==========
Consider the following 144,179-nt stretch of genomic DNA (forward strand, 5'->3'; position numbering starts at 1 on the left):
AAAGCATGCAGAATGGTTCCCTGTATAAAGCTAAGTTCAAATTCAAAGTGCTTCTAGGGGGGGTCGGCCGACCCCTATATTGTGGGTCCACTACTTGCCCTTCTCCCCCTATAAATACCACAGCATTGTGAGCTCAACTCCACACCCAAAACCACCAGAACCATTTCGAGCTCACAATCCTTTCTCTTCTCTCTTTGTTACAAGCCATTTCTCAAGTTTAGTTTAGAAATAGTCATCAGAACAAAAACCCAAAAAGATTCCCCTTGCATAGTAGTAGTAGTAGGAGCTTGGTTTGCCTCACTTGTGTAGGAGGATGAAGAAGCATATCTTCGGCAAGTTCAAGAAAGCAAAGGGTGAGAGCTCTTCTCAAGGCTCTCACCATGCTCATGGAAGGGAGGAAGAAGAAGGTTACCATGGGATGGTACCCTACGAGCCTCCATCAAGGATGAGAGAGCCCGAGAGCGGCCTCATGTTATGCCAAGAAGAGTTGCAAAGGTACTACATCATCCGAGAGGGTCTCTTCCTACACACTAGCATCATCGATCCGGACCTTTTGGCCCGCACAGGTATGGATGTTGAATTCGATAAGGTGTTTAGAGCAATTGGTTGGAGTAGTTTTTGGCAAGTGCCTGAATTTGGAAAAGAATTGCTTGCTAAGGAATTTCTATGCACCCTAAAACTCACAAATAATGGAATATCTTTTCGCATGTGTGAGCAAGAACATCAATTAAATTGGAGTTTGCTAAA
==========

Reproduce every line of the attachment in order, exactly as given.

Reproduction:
Consider the following 144,179-nt stretch of genomic DNA (forward strand, 5'->3'; position numbering starts at 1 on the left):
AAAGCATGCAGAATGGTTCCCTGTATAAAGCTAAGTTCAAATTCAAAGTGCTTCTAGGGGGGGTCGGCCGACCCCTATATTGTGGGTCCACTACTTGCCCTTCTCCCCCTATAAATACCACAGCATTGTGAGCTCAACTCCACACCCAAAACCACCAGAACCATTTCGAGCTCACAATCCTTTCTCTTCTCTCTTTGTTACAAGCCATTTCTCAAGTTTAGTTTAGAAATAGTCATCAGAACAAAAACCCAAAAAGATTCCCCTTGCATAGTAGTAGTAGTAGGAGCTTGGTTTGCCTCACTTGTGTAGGAGGATGAAGAAGCATATCTTCGGCAAGTTCAAGAAAGCAAAGGGTGAGAGCTCTTCTCAAGGCTCTCACCATGCTCATGGAAGGGAGGAAGAAGAAGGTTACCATGGGATGGTACCCTACGAGCCTCCATCAAGGATGAGAGAGCCCGAGAGCGGCCTCATGTTATGCCAAGAAGAGTTGCAAAGGTACTACATCATCCGAGAGGGTCTCTTCCTACACACTAGCATCATCGATCCGGACCTTTTGGCCCGCACAGGTATGGATGTTGAATTCGATAAGGTGTTTAGAGCAATTGGTTGGAGTAGTTTTTGGCAAGTGCCTGAATTTGGAAAAGAATTGCTTGCTAAGGAATTTCTATGCACCCTAAAACTCACAAATAATGGAATATCTTTTCGCATGTGTGAGCAAGAACATCAATTAAATTGGAGTTTGCTAAA